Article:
2. Finding the right information is a nightmare. Its even more frustrating when you are fairly certain it is out there but a Google Search or Delicious tag is not enough to find it. What is the use of companies creating ground breaking content and messages that will never get heard?

3. If the shift away from traditional marketing to online continues...won't it be absolute chaos? Finding a product or a business was a little easier in the old days because you were limited to local ads, local messages etc. If more and more companies go online, it gets harder to find the right fit for your needs. Ideally consumers should be able to find information and content online like in this frozen pizza ad:


The real value of internet marketing is the ability to give valuable information to customers who are genuinely looking for it. It seems to me that marketers are yelling on one side hoping to be heard, whereas consumers are seeking, hoping to hear what they want among the noise. There is a great need to develop tools that help consumers find the company or product they want. 2009 was filled with software to help companies gain marketing insight from social media/ online users. Shouldn’t agencies invest in tools that work the other way around? Tools more specifically made to improve the marketing process instead of forcing the consumer to rely on search engines or social bookmarking?

What I mean to say through all this is that 2010 will be the year this incredibly relevant problem will come to surface. Thoughts?

Gina Jennings
Gina Jennings

I agree. This falls in line with Seth Godin's concept of permission marketing, allowing the consumers to have more of a say in what they want, rather than being barraged or forced into a sale.

Being tapped into technology allows them to have more leverage. And yes, it will require more creativity to grab their attention.
.-= Gina Jennings´s last blog ..An Internet Marketing Training Program That Beginners Can Understand updated Thu Jan 7 2010 ... =-.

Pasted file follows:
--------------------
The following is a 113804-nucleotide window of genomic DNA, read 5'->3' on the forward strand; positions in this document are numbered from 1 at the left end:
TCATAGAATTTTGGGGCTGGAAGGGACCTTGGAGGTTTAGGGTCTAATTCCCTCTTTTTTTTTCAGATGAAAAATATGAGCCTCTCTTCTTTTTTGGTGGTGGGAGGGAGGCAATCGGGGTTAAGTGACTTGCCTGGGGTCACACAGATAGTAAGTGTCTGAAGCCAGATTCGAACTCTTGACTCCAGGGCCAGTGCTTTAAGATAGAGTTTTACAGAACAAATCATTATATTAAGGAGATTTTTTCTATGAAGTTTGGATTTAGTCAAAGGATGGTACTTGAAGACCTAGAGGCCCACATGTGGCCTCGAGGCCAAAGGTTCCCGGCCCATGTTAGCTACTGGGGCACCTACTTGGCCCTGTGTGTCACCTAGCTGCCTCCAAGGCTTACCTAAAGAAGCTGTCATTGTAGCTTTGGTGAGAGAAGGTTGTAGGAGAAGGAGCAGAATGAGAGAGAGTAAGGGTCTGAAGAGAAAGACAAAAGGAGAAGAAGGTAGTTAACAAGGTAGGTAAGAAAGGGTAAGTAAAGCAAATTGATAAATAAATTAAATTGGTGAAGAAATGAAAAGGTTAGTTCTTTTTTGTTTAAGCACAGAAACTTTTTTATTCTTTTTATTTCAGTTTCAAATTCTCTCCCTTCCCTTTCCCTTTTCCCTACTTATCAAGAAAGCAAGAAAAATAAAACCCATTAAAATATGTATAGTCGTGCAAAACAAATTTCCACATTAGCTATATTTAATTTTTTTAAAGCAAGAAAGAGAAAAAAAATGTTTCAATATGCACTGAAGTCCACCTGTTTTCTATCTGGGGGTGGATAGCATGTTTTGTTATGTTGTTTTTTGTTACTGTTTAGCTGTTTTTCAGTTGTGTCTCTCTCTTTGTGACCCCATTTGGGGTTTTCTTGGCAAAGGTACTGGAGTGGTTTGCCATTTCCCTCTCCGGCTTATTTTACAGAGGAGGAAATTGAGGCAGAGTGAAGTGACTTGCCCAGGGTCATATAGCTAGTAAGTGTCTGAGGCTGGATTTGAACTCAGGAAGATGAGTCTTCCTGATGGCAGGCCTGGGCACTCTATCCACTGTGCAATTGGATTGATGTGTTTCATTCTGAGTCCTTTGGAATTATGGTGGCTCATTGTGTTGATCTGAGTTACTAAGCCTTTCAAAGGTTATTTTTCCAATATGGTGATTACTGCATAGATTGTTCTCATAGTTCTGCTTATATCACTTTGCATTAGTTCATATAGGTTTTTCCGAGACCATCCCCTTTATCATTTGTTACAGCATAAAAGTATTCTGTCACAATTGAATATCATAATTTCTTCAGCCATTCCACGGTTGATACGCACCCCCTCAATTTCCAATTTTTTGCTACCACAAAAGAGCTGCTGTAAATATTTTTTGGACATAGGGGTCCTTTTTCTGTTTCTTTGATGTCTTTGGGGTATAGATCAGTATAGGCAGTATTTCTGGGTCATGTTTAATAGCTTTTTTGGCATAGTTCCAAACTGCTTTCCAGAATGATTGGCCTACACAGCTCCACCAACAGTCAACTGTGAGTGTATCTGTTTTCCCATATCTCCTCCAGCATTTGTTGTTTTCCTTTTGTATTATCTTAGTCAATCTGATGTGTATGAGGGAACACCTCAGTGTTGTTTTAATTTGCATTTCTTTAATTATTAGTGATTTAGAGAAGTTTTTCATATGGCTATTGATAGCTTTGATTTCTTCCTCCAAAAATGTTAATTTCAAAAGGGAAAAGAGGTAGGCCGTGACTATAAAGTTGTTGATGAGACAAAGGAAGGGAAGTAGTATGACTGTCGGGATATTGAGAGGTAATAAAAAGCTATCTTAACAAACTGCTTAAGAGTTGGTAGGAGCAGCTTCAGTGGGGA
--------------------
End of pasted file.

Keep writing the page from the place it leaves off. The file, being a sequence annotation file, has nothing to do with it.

Tom Cunniff
Tom Cunniff

Good stuff. I'd suggest an 11th and 12th prediction. I am too superstitious to suggest a 13th :-)

11. Marketing Needs A New May 13, 1931. Modern brand management started with an internal Proctor and Gamble memo from Neil McElroy. But seismic changes at retail and media will force a new approach to how brand management is structured, what client-side skills will be needed and how work gets done.

12. Agencies Need Two New Revolutions: A Creative Revolution And A Cost Revolution. Looking back, the agency structure I grew up with was pretty straightforward. Its products were lovingly hand-crafted and built to last. And the cost structure was set up accordingly. But seismic changes in media are forcing a new approach to how agencies will be structured, what creative skills will be needed and how work gets done.
.-= Tom Cunniff´s last blog ..The Digital Future of Magazines? =-.

Aaron (Agency Future)
Aaron (Agency Future)

The most insightful predictions I've read yet. I'm on a similar quest to Sean and nailing this down is about as easy as drinking the sea through a straw.

The agency directors and CDs I've talked to here in Denmark (albeit from smaller agencies) are definitely seeing a more collaborative future - but less in terms of crowdsourcing solutions than in forging ever-closer relationships with clients and working at more points along the value chain.

More and more agencies are dipping their toes into own brands here too. One top digital shop opened their own fish restaurant last year and have made it one of Copenhagen's hippest destinations.
.-= Aaron (Agency Future)´s last blog ..Forrester tackling the agency future question =-.


I like your Top 10 Predictions for 2010. We added it to our blog with a link to your site. We know this will be a great year for our platform as it is very different from other mobile advertising. The tough part is getting ad execs to see the difference as they immediately hear mobile advertising vehicle and think those large billboard trucks-which we are not! See our 3D showcase option which is a phenomenal way to create entertainment advertising! Any thoughts on how to differentiate ourselves from them?

David Saxe
David Saxe

11. Emphasis on usability. We've only scratched the surface in two phenomenal mediums: AR and mobile apps. 2009 brought us new platforms but by and large, we've abused and saturated them with tens of thousands of completely "unusable" applications built on the premise of coolness. I predict a decline in the shock and awe and a return to what we realized we needed for web years ago. I don't care if my iPhone can fly - if you can figure out a way to make a flying iPhone usable, then we're onto something.
.-= David Saxe´s last blog ..Enter 2010 – Sustaining Creativity =-.

Adam Wohl
Adam Wohl

Edward / Ben:
Couldn't agree more.
The agencies who surround themselves with giants, (in this case digital and social ninjas that are at the top of their game) will win. And though devs and producers are essential in order for the final product to see the light of day, the idea -- however it works within the particular digital or social channel in question -- that is still king.

Jonathan Trenn
Jonathan Trenn

You wrote:

7. Brands will act more like people

What does this mean?
.-= Jonathan Trenn´s last blog ..Three lost months =-.


1 and 3 will drive 2.